D: No, that’s really helpful. I feel like things for me are starting to come together.


A: And mind you too, at least with poetry, your interpretations are also valid too. So, if you experience something else with the end of those lines, that’s good too.


D: Well, thank you for supporting me in that way.


A: Yeah, of course. Yeah, because I’ve read poems and I’ve had my own interpretations. And then either because of what my professors said, or maybe reading an interview with the author, I’m like, “I didn’t get that.”


D: So that was kind of the last question where I’m asking you to break down the poem, so I’m going in a more general direction now with these last few questions here. What’s your favorite line from this poem or maybe the line you’re most proud of?


A: My favorite line? Oh, that’s interesting. I’m like, “Everything.” Come on, Derek. Imagine, it’s so hard. I’m just kidding. Going back to the section that you refer to as the thesis, I guess the sequence I really enjoyed was the whole concept of burying the clouds into the ground and the fattening of crops. But ultimately, “Given time the clouds will grow / into the heroes and villains of another / generation,” because that just kind of builds off of where my headspace is, in terms of the work I’m kind of drawn to and whatnot. So, I like that one… And then also, [on] the side note of practicing leaping: this is kind of weird, but I patted myself on the shoulder [with these lines]. Like, I did a good job. But I enjoyed [going from] the joints of the bones to the soil. Like, that was just a nice—I don’t wanna say poets are doing tricks, [and] I don’t skateboard at all, but I’m assuming it’s the equivalent of a kickflip. That’s a move, right? You pop a kickflip and you land, and you’re like, “Oh heck yeah.”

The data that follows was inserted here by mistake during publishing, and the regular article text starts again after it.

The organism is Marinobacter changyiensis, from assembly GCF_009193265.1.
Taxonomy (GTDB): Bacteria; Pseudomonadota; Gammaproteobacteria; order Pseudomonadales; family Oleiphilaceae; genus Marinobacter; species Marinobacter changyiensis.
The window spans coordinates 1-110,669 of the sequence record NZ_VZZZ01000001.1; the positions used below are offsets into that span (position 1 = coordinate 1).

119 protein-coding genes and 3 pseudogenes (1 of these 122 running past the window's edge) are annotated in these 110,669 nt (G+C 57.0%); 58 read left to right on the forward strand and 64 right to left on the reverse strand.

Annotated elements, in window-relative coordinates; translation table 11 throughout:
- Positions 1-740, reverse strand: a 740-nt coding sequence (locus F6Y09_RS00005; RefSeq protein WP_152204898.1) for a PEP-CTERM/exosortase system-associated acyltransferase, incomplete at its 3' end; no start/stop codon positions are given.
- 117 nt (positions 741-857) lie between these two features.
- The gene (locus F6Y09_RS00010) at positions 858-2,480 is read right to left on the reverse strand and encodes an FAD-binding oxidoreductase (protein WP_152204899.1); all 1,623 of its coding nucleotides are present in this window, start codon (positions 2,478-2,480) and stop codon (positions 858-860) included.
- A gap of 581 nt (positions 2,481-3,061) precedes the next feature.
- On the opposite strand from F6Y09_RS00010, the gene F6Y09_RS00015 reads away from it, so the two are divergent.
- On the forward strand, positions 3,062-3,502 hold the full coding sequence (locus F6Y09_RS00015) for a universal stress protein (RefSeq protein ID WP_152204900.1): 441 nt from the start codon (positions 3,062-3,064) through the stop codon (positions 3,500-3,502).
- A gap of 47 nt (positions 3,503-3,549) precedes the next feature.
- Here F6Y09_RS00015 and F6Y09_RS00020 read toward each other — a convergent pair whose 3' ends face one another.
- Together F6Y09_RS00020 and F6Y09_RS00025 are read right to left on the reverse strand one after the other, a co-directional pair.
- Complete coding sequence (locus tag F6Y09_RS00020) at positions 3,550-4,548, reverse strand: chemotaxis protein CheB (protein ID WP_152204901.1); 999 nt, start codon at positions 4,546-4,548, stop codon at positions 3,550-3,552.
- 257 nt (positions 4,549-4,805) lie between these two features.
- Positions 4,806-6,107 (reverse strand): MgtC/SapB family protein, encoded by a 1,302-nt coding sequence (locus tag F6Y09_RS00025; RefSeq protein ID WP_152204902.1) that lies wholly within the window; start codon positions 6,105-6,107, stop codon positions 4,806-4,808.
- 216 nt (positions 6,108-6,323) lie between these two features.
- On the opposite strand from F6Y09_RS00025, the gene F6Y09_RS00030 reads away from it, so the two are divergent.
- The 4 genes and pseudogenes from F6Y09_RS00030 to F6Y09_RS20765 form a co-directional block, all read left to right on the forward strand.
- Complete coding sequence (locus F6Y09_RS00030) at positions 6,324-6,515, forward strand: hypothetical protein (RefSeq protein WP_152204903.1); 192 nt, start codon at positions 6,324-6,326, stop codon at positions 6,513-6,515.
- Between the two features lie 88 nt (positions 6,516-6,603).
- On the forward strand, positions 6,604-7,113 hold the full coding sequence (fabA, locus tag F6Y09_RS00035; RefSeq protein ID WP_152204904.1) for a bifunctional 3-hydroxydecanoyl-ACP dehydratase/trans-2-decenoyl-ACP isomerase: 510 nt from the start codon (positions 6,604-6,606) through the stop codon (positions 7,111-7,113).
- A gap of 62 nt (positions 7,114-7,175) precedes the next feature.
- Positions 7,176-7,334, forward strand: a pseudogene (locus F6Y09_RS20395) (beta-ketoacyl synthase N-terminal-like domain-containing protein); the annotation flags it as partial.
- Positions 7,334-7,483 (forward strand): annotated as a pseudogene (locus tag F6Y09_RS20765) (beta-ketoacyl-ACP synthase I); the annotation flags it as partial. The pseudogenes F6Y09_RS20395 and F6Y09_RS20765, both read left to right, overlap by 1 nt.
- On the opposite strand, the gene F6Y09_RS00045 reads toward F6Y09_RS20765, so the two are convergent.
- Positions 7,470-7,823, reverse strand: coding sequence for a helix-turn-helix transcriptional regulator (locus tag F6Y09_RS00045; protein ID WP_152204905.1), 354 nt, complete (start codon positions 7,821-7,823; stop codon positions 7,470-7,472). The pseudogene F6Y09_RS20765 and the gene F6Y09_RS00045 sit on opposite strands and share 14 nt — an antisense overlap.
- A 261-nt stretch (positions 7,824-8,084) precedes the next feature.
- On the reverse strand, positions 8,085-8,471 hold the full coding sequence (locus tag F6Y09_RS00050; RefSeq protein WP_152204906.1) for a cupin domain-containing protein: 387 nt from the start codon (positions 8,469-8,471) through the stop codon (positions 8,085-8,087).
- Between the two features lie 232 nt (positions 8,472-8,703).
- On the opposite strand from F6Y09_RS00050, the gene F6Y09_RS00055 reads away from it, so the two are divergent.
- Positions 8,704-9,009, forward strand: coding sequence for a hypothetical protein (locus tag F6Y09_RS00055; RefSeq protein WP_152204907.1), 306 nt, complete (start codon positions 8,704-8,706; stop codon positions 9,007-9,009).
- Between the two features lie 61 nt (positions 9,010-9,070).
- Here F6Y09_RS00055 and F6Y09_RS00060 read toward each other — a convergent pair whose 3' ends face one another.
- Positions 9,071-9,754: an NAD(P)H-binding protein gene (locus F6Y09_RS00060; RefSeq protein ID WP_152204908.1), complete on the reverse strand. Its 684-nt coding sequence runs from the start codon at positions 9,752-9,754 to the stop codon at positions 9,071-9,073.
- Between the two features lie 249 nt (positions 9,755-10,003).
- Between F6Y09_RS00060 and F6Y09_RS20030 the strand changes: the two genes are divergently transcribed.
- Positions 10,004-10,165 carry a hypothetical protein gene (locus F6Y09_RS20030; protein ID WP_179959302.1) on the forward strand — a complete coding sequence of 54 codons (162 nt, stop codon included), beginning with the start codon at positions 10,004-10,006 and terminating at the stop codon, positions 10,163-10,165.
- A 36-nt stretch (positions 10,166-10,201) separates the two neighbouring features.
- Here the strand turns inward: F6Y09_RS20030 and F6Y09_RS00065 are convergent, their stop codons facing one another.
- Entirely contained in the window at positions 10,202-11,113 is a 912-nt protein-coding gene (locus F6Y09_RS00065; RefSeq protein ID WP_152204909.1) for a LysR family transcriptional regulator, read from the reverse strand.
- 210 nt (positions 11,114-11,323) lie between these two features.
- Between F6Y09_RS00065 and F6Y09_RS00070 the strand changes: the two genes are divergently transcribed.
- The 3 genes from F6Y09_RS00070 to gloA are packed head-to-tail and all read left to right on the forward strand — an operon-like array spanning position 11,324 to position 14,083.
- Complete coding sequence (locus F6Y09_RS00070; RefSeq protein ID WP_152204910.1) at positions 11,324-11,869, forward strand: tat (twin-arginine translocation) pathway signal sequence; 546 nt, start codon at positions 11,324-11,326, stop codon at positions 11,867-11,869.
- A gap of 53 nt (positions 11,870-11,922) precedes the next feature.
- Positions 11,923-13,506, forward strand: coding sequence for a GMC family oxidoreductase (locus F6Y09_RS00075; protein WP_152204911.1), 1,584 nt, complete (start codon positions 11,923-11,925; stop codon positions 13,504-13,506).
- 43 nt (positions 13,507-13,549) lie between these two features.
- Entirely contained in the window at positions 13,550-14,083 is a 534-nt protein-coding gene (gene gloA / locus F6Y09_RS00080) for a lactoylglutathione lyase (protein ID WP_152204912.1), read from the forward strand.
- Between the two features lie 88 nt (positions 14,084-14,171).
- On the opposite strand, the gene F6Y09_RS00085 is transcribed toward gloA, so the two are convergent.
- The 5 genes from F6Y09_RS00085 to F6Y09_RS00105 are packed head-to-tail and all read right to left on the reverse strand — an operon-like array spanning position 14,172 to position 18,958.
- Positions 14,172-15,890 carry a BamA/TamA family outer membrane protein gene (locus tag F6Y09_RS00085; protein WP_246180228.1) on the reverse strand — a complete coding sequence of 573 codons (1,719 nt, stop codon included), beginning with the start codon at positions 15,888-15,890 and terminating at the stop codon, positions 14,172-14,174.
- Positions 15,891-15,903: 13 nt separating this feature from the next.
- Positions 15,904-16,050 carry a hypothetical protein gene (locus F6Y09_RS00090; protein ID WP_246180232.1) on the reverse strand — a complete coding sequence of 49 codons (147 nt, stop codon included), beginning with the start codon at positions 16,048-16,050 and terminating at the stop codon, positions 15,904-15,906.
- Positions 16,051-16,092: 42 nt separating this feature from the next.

D: Sweet. Thank you for that. I guess I told you my favorite lines were the image of the young man before the baker’s daughter.